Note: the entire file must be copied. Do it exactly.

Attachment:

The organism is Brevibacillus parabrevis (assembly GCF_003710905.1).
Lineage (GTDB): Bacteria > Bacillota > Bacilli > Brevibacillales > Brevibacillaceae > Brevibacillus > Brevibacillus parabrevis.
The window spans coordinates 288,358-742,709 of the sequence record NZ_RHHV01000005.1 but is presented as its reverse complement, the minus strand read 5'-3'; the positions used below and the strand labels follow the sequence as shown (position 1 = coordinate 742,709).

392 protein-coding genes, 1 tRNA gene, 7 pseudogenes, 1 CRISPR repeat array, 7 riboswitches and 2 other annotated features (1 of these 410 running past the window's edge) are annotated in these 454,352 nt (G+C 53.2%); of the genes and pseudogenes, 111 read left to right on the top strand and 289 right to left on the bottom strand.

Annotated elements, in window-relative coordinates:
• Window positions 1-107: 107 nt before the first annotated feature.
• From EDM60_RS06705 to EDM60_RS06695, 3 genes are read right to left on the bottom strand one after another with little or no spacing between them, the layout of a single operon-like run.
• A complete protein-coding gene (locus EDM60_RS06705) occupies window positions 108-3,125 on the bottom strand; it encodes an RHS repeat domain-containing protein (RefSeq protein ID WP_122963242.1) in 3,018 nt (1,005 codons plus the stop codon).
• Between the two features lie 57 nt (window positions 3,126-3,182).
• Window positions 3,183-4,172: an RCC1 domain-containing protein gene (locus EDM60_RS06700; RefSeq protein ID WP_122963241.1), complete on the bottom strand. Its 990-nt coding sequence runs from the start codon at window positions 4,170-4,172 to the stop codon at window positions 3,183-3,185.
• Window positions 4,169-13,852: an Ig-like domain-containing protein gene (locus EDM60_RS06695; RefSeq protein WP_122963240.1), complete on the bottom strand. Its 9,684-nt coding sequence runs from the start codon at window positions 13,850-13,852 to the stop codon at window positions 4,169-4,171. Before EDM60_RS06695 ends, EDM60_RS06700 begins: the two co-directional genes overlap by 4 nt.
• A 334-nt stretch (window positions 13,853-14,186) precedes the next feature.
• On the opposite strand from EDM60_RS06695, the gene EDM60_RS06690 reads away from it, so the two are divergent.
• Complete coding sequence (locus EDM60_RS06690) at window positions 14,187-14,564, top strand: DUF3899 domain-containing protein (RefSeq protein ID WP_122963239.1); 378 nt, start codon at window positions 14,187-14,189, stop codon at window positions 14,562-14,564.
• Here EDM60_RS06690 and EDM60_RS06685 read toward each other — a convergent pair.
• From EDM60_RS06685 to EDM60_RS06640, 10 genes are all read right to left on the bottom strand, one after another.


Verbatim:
The organism is Brevibacillus parabrevis (assembly GCF_003710905.1).
Lineage (GTDB): Bacteria > Bacillota > Bacilli > Brevibacillales > Brevibacillaceae > Brevibacillus > Brevibacillus parabrevis.
The window spans coordinates 288,358-742,709 of the sequence record NZ_RHHV01000005.1 but is presented as its reverse complement, the minus strand read 5'-3'; the positions used below and the strand labels follow the sequence as shown (position 1 = coordinate 742,709).

392 protein-coding genes, 1 tRNA gene, 7 pseudogenes, 1 CRISPR repeat array, 7 riboswitches and 2 other annotated features (1 of these 410 running past the window's edge) are annotated in these 454,352 nt (G+C 53.2%); of the genes and pseudogenes, 111 read left to right on the top strand and 289 right to left on the bottom strand.

Annotated elements, in window-relative coordinates:
• Window positions 1-107: 107 nt before the first annotated feature.
• From EDM60_RS06705 to EDM60_RS06695, 3 genes are read right to left on the bottom strand one after another with little or no spacing between them, the layout of a single operon-like run.
• A complete protein-coding gene (locus EDM60_RS06705) occupies window positions 108-3,125 on the bottom strand; it encodes an RHS repeat domain-containing protein (RefSeq protein ID WP_122963242.1) in 3,018 nt (1,005 codons plus the stop codon).
• Between the two features lie 57 nt (window positions 3,126-3,182).
• Window positions 3,183-4,172: an RCC1 domain-containing protein gene (locus EDM60_RS06700; RefSeq protein ID WP_122963241.1), complete on the bottom strand. Its 990-nt coding sequence runs from the start codon at window positions 4,170-4,172 to the stop codon at window positions 3,183-3,185.
• Window positions 4,169-13,852: an Ig-like domain-containing protein gene (locus EDM60_RS06695; RefSeq protein WP_122963240.1), complete on the bottom strand. Its 9,684-nt coding sequence runs from the start codon at window positions 13,850-13,852 to the stop codon at window positions 4,169-4,171. Before EDM60_RS06695 ends, EDM60_RS06700 begins: the two co-directional genes overlap by 4 nt.
• A 334-nt stretch (window positions 13,853-14,186) precedes the next feature.
• On the opposite strand from EDM60_RS06695, the gene EDM60_RS06690 reads away from it, so the two are divergent.
• Complete coding sequence (locus EDM60_RS06690) at window positions 14,187-14,564, top strand: DUF3899 domain-containing protein (RefSeq protein ID WP_122963239.1); 378 nt, start codon at window positions 14,187-14,189, stop codon at window positions 14,562-14,564.
• Here EDM60_RS06690 and EDM60_RS06685 read toward each other — a convergent pair.
• From EDM60_RS06685 to EDM60_RS06640, 10 genes are all read right to left on the bottom strand, one after another.